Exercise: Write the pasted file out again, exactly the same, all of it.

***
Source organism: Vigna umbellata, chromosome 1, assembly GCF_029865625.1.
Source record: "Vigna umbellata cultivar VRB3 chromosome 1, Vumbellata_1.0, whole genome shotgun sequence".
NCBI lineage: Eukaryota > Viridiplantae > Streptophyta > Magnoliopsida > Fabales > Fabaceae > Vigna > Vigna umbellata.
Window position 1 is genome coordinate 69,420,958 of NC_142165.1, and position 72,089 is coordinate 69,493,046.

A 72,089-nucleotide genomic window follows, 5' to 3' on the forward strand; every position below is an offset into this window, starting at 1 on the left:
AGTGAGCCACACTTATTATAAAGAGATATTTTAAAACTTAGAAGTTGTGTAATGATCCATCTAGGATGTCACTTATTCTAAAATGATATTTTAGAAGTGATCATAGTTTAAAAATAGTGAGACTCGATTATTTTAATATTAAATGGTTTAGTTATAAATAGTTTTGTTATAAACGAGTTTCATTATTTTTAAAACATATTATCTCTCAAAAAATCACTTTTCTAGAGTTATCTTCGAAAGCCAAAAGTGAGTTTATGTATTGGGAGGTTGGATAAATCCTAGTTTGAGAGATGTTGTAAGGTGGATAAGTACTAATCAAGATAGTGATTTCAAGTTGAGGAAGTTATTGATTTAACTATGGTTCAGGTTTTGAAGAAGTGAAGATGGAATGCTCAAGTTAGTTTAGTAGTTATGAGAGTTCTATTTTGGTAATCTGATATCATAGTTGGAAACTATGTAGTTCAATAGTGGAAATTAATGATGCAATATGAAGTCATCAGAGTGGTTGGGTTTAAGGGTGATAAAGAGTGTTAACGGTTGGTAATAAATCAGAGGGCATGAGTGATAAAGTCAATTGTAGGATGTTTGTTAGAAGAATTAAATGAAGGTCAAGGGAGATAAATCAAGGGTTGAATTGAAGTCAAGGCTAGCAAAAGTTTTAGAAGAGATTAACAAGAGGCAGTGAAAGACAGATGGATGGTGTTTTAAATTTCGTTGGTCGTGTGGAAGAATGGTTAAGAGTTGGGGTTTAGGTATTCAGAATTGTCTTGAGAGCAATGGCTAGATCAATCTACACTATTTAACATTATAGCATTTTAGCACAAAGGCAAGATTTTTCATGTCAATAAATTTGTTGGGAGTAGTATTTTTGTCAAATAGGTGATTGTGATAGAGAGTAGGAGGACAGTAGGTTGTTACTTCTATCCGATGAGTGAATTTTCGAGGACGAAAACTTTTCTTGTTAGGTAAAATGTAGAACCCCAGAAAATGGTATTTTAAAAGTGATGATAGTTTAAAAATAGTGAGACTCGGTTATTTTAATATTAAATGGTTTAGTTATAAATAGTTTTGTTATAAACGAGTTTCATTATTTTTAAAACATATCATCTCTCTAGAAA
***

Source organism: Vigna umbellata, chromosome 1, assembly GCF_029865625.1.
Source record: "Vigna umbellata cultivar VRB3 chromosome 1, Vumbellata_1.0, whole genome shotgun sequence".
NCBI lineage: Eukaryota > Viridiplantae > Streptophyta > Magnoliopsida > Fabales > Fabaceae > Vigna > Vigna umbellata.
Window position 1 is genome coordinate 69,420,958 of NC_142165.1, and position 72,089 is coordinate 69,493,046.

A 72,089-nucleotide genomic window follows, 5' to 3' on the forward strand; every position below is an offset into this window, starting at 1 on the left:
AGTGAGCCACACTTATTATAAAGAGATATTTTAAAACTTAGAAGTTGTGTAATGATCCATCTAGGATGTCACTTATTCTAAAATGATATTTTAGAAGTGATCATAGTTTAAAAATAGTGAGACTCGATTATTTTAATATTAAATGGTTTAGTTATAAATAGTTTTGTTATAAACGAGTTTCATTATTTTTAAAACATATTATCTCTCAAAAAATCACTTTTCTAGAGTTATCTTCGAAAGCCAAAAGTGAGTTTATGTATTGGGAGGTTGGATAAATCCTAGTTTGAGAGATGTTGTAAGGTGGATAAGTACTAATCAAGATAGTGATTTCAAGTTGAGGAAGTTATTGATTTAACTATGGTTCAGGTTTTGAAGAAGTGAAGATGGAATGCTCAAGTTAGTTTAGTAGTTATGAGAGTTCTATTTTGGTAATCTGATATCATAGTTGGAAACTATGTAGTTCAATAGTGGAAATTAATGATGCAATATGAAGTCATCAGAGTGGTTGGGTTTAAGGGTGATAAAGAGTGTTAACGGTTGGTAATAAATCAGAGGGCATGAGTGATAAAGTCAATTGTAGGATGTTTGTTAGAAGAATTAAATGAAGGTCAAGGGAGATAAATCAAGGGTTGAATTGAAGTCAAGGCTAGCAAAAGTTTTAGAAGAGATTAACAAGAGGCAGTGAAAGACAGATGGATGGTGTTTTAAATTTCGTTGGTCGTGTGGAAGAATGGTTAAGAGTTGGGGTTTAGGTATTCAGAATTGTCTTGAGAGCAATGGCTAGATCAATCTACACTATTTAACATTATAGCATTTTAGCACAAAGGCAAGATTTTTCATGTCAATAAATTTGTTGGGAGTAGTATTTTTGTCAAATAGGTGATTGTGATAGAGAGTAGGAGGACAGTAGGTTGTTACTTCTATCCGATGAGTGAATTTTCGAGGACGAAAACTTTTCTTGTTAGGTAAAATGTAGAACCCCAGAAAATGGTATTTTAAAAGTGATGATAGTTTAAAAATAGTGAGACTCGGTTATTTTAATATTAAATGGTTTAGTTATAAATAGTTTTGTTATAAACGAGTTTCATTATTTTTAAAACATATCATCTCTCTAGAAA